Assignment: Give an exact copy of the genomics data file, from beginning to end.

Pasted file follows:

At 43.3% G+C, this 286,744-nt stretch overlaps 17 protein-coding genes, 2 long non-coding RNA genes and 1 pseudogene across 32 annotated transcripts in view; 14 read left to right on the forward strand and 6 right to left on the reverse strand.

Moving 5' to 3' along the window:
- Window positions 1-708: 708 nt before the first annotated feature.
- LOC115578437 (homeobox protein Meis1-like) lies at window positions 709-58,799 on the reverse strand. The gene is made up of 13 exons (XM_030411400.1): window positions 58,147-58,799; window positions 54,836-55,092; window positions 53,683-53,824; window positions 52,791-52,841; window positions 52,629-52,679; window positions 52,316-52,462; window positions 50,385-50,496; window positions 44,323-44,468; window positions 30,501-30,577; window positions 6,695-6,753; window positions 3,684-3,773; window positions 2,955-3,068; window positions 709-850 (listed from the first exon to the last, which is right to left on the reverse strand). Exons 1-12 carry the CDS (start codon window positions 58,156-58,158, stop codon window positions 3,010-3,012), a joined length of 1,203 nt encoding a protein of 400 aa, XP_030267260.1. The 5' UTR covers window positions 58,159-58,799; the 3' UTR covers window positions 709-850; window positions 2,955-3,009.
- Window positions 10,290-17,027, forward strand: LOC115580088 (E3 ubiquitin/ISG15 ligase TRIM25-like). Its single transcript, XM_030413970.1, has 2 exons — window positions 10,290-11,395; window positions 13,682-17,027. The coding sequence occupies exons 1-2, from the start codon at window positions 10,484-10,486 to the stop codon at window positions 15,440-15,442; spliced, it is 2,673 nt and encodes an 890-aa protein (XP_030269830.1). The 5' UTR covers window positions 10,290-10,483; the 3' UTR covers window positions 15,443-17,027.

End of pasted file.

At 43.3% G+C, this 286,744-nt stretch overlaps 17 protein-coding genes, 2 long non-coding RNA genes and 1 pseudogene across 32 annotated transcripts in view; 14 read left to right on the forward strand and 6 right to left on the reverse strand.

Moving 5' to 3' along the window:
- Window positions 1-708: 708 nt before the first annotated feature.
- LOC115578437 (homeobox protein Meis1-like) lies at window positions 709-58,799 on the reverse strand. The gene is made up of 13 exons (XM_030411400.1): window positions 58,147-58,799; window positions 54,836-55,092; window positions 53,683-53,824; window positions 52,791-52,841; window positions 52,629-52,679; window positions 52,316-52,462; window positions 50,385-50,496; window positions 44,323-44,468; window positions 30,501-30,577; window positions 6,695-6,753; window positions 3,684-3,773; window positions 2,955-3,068; window positions 709-850 (listed from the first exon to the last, which is right to left on the reverse strand). Exons 1-12 carry the CDS (start codon window positions 58,156-58,158, stop codon window positions 3,010-3,012), a joined length of 1,203 nt encoding a protein of 400 aa, XP_030267260.1. The 5' UTR covers window positions 58,159-58,799; the 3' UTR covers window positions 709-850; window positions 2,955-3,009.
- Window positions 10,290-17,027, forward strand: LOC115580088 (E3 ubiquitin/ISG15 ligase TRIM25-like). Its single transcript, XM_030413970.1, has 2 exons — window positions 10,290-11,395; window positions 13,682-17,027. The coding sequence occupies exons 1-2, from the start codon at window positions 10,484-10,486 to the stop codon at window positions 15,440-15,442; spliced, it is 2,673 nt and encodes an 890-aa protein (XP_030269830.1). The 5' UTR covers window positions 10,290-10,483; the 3' UTR covers window positions 15,443-17,027.